NYPD Counterterrorism Bureau Terrorism Threat Analysis Group Assessment of Threats during NYC Papal Visit

Text of the NYPD Counterterrorism Bureau Terrorism Threat Analysis Group Assessment for the September 24, 2015-September 26, 2015 visit of Pope Francis to New York.


There are currently no open source reports indicating a credible threat to Pope Francis during his visit to New York City from September 24 – 26, 2015. However, given the symbolic value that the death of the Pope would have and the fact that malicious actors have previously expressed a desire to kill him, Pope Francis’ visit to New York City may be seen as an opportune time to carry out an assassination attempt. Pope Francis’ schedule has been posted online since June, meaning that those seeking to target him know when and where he will be at all points during the trip.

A number of actors – including the Islamic State of Iraq and the Levant, the Italian mafia, Jemaah Islamiyah, al-Qa’ida in the Islamic Maghreb, right-wing extremists, white supremacists, and extreme Christian activists – have expressed varying levels of interest in attacking the Pope. Some of these threats have existed since the beginning of his papacy, while others have emerged in recent months.

Historically, the Papacy has been the target of assassination attempts. Pope John Paul II was targeted twice by assassins. In March 1981, he was shot two times in St. Peter’s Square at Vatican City by a lone gunman, but survived the attack. In January 1995, two Islamic terrorists planned to have a suicide bomber dressed as a priest detonate an explosive as the Pope’s motorcade drove by in the streets of Manila, Philippines. The plot was disrupted when a chemical fire drew the attention of the Philippine National Police to a bomb factory over a week before the planned attack.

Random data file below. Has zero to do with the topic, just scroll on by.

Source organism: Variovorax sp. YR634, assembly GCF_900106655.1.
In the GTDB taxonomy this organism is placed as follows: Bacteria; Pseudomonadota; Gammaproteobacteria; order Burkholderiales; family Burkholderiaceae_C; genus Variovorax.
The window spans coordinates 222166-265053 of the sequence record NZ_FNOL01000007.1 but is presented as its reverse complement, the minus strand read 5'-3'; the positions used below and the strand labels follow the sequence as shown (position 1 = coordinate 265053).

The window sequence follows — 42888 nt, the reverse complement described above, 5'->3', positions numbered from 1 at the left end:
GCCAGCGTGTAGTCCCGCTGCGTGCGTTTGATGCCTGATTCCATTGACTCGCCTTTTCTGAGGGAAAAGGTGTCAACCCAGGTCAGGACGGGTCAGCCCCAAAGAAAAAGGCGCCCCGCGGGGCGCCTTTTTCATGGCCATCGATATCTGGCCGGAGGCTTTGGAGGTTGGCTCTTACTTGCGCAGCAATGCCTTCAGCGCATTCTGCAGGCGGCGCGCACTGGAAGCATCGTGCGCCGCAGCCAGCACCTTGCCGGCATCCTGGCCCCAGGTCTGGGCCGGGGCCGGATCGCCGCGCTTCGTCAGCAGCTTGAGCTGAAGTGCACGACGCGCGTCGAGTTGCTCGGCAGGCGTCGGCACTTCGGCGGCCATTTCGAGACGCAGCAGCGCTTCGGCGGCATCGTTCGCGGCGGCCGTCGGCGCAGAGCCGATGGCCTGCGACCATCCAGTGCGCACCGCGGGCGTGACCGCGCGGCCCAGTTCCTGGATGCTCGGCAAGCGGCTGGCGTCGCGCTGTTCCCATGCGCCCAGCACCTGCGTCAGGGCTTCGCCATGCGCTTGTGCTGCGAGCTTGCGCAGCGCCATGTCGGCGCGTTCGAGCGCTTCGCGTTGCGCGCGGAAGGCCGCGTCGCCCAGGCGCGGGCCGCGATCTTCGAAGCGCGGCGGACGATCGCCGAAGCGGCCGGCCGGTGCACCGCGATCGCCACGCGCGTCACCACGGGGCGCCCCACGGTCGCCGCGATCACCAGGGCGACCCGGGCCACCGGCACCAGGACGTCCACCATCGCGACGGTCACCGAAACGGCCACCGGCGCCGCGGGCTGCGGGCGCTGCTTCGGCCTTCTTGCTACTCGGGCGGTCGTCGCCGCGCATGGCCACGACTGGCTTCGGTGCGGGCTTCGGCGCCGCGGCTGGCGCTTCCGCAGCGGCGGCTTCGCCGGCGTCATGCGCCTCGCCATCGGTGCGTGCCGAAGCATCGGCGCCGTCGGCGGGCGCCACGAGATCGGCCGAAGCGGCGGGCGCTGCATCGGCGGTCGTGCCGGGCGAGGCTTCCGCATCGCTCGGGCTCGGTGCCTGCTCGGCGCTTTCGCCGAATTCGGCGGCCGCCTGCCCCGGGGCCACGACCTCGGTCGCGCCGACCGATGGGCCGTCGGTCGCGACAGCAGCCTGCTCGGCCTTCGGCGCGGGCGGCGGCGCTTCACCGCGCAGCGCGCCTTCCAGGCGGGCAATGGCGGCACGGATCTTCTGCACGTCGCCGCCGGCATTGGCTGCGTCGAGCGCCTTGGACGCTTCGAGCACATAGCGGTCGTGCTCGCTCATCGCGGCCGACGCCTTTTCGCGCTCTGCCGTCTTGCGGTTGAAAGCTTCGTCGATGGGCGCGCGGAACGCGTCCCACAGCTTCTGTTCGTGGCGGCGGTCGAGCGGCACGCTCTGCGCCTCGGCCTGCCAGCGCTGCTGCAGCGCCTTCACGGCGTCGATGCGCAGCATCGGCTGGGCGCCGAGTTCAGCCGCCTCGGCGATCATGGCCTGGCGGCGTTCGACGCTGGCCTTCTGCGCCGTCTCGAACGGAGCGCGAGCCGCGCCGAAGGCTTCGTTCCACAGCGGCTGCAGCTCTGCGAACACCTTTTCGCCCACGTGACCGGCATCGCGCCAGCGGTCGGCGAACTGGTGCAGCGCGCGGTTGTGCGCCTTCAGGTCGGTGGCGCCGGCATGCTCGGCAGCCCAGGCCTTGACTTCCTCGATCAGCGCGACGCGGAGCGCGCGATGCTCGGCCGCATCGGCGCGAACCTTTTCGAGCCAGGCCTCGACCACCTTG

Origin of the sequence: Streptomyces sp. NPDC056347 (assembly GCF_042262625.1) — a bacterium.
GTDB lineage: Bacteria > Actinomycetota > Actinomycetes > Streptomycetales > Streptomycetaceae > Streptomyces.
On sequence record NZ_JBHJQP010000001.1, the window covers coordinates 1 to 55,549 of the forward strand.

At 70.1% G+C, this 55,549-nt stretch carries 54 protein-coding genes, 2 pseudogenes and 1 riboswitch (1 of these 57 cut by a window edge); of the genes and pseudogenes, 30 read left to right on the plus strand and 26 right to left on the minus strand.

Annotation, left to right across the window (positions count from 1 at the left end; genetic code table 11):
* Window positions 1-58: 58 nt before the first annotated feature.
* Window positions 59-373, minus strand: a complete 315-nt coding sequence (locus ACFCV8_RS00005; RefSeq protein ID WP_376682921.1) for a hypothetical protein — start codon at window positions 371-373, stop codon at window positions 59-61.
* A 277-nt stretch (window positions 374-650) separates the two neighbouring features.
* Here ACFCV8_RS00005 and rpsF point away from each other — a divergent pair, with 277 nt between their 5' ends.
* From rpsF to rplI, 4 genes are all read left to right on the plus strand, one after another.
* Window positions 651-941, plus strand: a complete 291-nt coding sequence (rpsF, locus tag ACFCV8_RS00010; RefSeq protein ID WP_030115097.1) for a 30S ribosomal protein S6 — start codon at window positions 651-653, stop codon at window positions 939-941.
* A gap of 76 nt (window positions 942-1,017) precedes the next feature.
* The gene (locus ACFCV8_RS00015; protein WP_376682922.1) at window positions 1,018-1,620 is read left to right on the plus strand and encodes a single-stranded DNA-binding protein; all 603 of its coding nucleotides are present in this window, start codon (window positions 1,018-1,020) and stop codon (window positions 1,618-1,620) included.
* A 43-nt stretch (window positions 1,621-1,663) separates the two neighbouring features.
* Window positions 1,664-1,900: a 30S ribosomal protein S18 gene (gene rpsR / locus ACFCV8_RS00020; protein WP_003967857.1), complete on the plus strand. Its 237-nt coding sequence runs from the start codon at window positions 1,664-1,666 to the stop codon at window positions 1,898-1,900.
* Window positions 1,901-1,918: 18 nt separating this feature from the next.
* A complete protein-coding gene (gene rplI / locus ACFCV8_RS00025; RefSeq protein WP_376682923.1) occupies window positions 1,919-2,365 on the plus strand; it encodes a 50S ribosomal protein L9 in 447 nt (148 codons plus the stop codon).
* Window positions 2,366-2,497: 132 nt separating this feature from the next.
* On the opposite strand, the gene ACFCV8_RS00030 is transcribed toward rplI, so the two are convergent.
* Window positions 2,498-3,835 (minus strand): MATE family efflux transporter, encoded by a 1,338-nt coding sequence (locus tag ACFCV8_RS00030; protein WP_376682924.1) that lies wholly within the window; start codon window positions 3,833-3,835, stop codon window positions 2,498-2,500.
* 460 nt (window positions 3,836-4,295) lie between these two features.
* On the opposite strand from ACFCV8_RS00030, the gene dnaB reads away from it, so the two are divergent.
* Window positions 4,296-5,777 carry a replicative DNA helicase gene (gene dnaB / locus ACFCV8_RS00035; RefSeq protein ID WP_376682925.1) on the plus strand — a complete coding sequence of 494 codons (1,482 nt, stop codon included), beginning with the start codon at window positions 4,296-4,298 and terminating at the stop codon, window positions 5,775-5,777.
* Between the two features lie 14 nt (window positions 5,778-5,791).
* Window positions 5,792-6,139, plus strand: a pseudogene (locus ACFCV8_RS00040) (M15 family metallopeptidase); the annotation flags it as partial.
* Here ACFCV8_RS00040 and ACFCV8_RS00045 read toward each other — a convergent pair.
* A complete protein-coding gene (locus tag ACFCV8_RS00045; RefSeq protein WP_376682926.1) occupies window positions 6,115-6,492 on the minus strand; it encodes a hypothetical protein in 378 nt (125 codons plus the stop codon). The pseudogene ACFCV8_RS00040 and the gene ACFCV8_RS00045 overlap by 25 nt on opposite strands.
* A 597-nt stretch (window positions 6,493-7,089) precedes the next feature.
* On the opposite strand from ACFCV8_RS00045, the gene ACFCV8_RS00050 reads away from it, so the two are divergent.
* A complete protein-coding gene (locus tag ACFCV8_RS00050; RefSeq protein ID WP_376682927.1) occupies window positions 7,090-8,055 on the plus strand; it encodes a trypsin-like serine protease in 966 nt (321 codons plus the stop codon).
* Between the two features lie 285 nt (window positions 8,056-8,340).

Religious sites and figures also continue to be attractive targets for terrorist groups. In addition to directly targeting the Pope, terrorists may choose to attack houses of worship in other parts of the city or to target other religious figures while the Pope is in New York. Such an attack would allow terrorists to capitalize on the increased media presence in the city and garner a significant amount of attention while avoiding areas of high security.

It is also worth noting that the Pope attracted crowds numbering in the thousands during his trip to Latin America and in the millions in the Philippines; his visit to New York City is likely to attract similar numbers of followers. While most of the events will have limited access due to the need for people to obtain a ticket or invitation in order to attend, large crowds congregating outside event locations and using public transportation can be attractive targets for individuals and groups looking to carry out attacks. Moreover, even if the Pope is well protected, these crowds may be vulnerable to a group or individual seeking to capitalize on the high level of attention that the city will be receiving. These events are also likely to draw dignitaries and high-profile individuals, who may become targets themselves.

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